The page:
Cairns Employment and Workplace Lawyers | Employment and Workplace Lawyers

Do You Know Your Annual Leave Entitlements?

Do You Know Your Annual Leave Entitlements? | Preston Law

Do you know what your entitlements/obligations are in relation to annual and sick leave in the workplace? Many people don't take the time to thoroughly read their staff contract and check for these important details.  For employees in the national workplace relations system, the Fair Work Act 2009 provides employees with a safety net of minimum conditions of employment through National Employment Standards (NES). Two of these conditions include Annual and Personal/Carers leave.

Below we have compiled key facts in relation to employee entitlements for Annual and Personal & Carers Leave that should be included in your staff contract:

Annual Leave

  1. Full-time and part-time employees get 4 weeks of annual leave.
  2. If you are a shift worker you may be entitled to up to 5 weeks of annual leave.
  3. Annual leave is accumulative. This means your balance of annual leave carries over to the next year. It also continues to accumulate when you are on paid leave; such as sick or carers and long service leave. It does not accumulate when you are on unpaid leave.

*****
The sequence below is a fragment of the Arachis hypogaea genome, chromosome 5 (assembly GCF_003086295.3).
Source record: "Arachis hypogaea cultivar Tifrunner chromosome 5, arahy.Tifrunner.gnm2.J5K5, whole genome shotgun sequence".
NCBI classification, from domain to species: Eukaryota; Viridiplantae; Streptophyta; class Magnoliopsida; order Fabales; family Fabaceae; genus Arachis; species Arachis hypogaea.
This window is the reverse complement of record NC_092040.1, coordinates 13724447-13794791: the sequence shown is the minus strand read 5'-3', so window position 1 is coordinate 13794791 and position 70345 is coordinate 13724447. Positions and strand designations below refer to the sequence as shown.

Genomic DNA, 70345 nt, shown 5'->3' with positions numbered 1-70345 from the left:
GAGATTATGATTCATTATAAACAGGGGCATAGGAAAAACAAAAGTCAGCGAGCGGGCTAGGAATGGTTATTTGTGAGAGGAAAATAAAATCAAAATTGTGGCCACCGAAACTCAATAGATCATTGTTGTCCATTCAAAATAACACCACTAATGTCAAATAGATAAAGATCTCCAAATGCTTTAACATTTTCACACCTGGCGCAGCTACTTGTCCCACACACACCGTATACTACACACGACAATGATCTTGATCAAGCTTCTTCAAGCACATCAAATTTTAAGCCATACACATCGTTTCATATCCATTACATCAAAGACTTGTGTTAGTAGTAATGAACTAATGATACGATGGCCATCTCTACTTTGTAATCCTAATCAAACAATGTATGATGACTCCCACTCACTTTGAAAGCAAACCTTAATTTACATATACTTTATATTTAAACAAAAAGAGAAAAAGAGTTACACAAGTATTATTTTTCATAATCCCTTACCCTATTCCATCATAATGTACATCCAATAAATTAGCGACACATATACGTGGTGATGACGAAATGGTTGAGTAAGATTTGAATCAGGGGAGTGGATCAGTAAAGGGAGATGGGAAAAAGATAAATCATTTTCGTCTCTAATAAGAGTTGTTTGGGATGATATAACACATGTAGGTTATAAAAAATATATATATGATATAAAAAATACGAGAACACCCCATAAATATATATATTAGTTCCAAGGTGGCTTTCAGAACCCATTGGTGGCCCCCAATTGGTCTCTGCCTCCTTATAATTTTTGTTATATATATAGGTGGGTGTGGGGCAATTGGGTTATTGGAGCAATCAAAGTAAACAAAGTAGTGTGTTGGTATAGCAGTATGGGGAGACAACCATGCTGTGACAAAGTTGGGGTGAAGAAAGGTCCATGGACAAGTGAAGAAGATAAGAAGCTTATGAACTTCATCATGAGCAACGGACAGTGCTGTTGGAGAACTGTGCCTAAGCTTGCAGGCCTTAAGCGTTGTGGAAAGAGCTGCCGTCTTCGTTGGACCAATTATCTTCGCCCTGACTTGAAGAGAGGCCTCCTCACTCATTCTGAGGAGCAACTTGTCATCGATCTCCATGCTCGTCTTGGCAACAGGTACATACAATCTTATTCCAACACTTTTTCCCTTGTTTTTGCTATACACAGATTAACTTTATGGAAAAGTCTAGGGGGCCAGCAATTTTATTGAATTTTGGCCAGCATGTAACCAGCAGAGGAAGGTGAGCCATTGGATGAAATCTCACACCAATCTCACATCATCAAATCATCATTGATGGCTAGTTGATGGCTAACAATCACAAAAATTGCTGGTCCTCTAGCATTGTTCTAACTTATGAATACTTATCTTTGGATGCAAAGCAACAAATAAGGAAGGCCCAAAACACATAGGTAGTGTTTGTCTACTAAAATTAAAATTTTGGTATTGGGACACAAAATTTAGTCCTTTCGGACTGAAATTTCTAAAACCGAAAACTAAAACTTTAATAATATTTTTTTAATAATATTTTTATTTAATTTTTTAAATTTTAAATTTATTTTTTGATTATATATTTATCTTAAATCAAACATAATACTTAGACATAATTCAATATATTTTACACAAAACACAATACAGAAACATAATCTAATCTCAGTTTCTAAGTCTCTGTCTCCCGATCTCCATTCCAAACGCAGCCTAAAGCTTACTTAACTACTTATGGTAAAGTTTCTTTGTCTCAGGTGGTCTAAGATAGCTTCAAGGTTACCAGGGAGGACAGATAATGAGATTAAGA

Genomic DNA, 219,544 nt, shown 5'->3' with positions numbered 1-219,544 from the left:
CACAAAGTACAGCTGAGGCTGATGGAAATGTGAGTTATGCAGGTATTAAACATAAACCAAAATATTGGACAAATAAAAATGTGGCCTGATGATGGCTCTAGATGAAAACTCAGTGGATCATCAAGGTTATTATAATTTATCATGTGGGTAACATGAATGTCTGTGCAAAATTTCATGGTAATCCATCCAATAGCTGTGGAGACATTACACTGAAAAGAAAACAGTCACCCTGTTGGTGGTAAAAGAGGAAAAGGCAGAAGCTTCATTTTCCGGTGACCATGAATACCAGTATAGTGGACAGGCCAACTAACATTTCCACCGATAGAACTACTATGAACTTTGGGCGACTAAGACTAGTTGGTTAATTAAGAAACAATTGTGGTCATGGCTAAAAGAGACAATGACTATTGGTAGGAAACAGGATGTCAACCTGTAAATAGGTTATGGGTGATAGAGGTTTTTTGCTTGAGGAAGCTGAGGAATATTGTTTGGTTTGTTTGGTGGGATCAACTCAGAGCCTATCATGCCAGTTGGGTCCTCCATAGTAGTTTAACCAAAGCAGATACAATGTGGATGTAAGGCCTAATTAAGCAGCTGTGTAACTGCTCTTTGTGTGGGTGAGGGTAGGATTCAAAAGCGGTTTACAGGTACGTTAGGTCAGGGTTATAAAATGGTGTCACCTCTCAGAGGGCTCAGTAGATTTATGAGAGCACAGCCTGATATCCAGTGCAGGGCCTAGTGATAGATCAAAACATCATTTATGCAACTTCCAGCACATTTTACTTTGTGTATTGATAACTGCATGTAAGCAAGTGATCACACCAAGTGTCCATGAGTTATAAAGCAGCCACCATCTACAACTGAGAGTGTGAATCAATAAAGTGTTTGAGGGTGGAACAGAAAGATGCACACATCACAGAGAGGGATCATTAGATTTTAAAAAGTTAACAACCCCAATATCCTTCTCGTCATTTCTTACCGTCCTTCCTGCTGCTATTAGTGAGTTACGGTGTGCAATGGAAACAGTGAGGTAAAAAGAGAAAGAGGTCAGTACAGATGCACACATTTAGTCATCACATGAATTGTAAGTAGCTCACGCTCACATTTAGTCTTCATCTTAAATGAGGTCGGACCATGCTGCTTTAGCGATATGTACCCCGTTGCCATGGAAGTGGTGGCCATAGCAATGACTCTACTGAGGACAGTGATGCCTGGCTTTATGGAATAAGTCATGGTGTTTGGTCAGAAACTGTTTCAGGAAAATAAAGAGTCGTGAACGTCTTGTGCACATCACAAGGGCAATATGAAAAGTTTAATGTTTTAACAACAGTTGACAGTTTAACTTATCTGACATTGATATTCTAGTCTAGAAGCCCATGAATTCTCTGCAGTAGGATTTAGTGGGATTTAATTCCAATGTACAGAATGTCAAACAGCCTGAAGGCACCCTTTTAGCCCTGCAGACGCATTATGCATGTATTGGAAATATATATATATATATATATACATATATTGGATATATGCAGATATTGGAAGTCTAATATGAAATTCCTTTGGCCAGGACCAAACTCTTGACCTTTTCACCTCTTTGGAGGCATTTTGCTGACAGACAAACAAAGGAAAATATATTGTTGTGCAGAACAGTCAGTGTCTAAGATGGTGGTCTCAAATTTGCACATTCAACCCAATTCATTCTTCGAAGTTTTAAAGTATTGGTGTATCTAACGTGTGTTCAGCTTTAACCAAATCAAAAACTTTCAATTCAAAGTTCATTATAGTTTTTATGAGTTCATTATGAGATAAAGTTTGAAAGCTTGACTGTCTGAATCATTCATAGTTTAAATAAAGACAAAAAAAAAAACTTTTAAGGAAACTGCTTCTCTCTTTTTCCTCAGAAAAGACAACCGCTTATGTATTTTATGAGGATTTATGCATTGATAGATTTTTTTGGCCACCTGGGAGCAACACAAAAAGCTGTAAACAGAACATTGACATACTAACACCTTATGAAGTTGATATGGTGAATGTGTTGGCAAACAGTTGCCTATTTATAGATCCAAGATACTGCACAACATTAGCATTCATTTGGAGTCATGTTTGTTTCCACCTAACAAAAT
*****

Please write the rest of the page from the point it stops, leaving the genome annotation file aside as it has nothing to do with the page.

4. Your balance of annual leave is paid out in your final pay when you leave your employer.
  5. Under your Award or a registered agreement, you may be entitled to receive annual leave loading. This is an additional amount that’s paid to some employees when they take annual leave. If you leave your employer, the leave loading also has to be paid out when your employment ends.

Personal/Carers Leave

  1. Full-time employees are entitled to 10 days paid personal/carers leave. Part-time employees receive pro-rata of 10 days, depending on hours of work.
  2. Paid personal and carers leave is accumulative. Like annual leave, your balance will roll over from year to year. It also continues to accumulate when you are on paid leave; such as annual leave. It does not accumulate when you are on unpaid leave.
  3. Your balance of personal/carers leave is not paid out when you leave your employer.
  4. Your employer can request you to provide evidence when you have been away from work for personal or carers leave. This includes even if you have only been off for sick for 1 day. Medical certificates or statutory declarations are examples of acceptable forms of evidence.

The National Employment Standards also provides for parental leave, compassionate leave, community service leave and long service leave. 

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